South Sudan became independent on July 9, 2011, six-and-a-half years after the signing of the CPA and almost ten years after the Machakos Protocol. The event was celebrated with a remarkable assembly of statesmen, politicians, and celebrities. Footage of ecstatic Southerners traveled across the globe. But while secession was symbolically important, independence proved to be a process rather than a single event, one that had started decades earlier and has continued since 2011. Upon independence, the government of South Sudan was embroiled in a multitude of crises. Sudan and South Sudan almost went to war during negotiations over the terms of secession; oil production stopped and battles were fought. Negotiations continued until early 2013, and central issues were unresolved when a power struggle within the SPLM/A became the focus of attention. Following a government crisis in the summer, political tension escalated and, after an ultimatum from the internal opposition, exploded into large-scale violence in mid December. Civil war had returned to South Sudan. The familiar pattern of fighting, destruction, displacement, and negotiations ensued. Foreign observers were not alone in wondering whether independence had been a mistake and if the new state would ever function.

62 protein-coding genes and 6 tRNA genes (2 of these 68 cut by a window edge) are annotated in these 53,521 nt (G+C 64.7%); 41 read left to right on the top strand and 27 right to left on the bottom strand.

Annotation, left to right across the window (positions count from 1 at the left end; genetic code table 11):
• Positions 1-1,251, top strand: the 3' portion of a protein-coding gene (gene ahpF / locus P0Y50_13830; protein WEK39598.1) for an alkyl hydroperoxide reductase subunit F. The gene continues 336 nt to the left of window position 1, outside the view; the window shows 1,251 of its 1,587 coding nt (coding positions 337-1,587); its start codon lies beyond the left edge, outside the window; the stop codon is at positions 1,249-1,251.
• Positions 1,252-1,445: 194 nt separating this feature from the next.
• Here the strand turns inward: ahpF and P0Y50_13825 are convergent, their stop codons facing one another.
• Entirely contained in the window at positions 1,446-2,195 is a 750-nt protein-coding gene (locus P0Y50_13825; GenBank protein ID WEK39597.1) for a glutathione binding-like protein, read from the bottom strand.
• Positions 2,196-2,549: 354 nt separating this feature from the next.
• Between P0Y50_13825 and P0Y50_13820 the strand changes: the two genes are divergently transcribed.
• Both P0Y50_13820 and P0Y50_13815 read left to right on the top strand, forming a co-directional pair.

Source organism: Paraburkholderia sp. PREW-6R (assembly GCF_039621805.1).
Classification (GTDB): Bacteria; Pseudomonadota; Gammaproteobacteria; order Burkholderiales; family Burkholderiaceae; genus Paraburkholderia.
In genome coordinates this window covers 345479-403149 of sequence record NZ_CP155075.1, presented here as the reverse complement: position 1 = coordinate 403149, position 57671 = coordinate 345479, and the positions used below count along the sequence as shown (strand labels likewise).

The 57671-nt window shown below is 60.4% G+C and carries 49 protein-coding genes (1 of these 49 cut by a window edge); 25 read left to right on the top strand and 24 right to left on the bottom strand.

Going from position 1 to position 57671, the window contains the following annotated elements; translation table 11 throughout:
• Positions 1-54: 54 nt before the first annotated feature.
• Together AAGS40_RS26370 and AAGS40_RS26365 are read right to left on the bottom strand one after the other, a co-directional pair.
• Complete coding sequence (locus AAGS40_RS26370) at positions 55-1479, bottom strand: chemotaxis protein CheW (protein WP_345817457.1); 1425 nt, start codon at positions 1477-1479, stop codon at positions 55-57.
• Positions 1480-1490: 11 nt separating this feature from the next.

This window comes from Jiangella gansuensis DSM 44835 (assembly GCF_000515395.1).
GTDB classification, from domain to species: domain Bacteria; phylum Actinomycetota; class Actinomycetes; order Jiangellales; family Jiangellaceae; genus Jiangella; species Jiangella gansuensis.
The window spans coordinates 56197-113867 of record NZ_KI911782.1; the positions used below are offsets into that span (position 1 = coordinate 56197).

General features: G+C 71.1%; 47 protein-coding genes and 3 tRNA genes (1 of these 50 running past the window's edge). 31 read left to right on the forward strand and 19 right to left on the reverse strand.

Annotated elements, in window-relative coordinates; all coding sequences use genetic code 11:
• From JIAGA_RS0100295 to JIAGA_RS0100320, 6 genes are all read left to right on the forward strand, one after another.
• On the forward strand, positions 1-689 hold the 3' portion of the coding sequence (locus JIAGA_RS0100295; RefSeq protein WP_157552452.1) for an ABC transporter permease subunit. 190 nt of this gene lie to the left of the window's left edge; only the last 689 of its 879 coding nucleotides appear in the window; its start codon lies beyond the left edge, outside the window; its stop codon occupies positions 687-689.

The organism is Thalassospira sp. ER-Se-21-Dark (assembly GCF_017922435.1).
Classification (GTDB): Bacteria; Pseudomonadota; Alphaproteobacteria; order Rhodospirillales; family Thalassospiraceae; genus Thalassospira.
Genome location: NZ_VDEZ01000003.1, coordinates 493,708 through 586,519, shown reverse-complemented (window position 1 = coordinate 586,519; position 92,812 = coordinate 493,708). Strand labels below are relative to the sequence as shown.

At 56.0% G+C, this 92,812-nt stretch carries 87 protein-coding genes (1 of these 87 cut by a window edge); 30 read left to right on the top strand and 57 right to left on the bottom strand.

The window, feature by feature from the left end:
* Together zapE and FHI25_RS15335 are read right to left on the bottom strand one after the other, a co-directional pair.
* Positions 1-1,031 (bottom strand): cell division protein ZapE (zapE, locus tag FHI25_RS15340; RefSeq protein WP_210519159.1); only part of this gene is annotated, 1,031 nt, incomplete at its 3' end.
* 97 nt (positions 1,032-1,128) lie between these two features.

From referendum to independence: a slow and painful divorce
Although the Peace Agreement had opened the way for autonomous governance structures, in July 2011, much remained to be done to establish a sovereign state. During the summer of 2010, the parties agreed to a High Level Panel of the African Union, led by Thabo Mbeki, the former South African president, to facilitate post-Agreement arrangements; IGAD was sidelined. The policy of “making unity attractive,” vigorously policed by the NCP, had meant that even discussing terms of secession awaited the referendum in January 2011. This gave the leaders of South Sudan less than six months to prepare for sovereignty and to negotiate terms with Khartoum. Developments along the border added to the burden.
Abyei was tense. If the referendum over its future had taken place as intended, there is no doubt that the permanent residents, the Ngok Dinka, would have voted overwhelmingly in favor of joining South Sudan, and the nomadic Misseriya – who seasonally used the land and demanded a vote – would have opted for Sudan.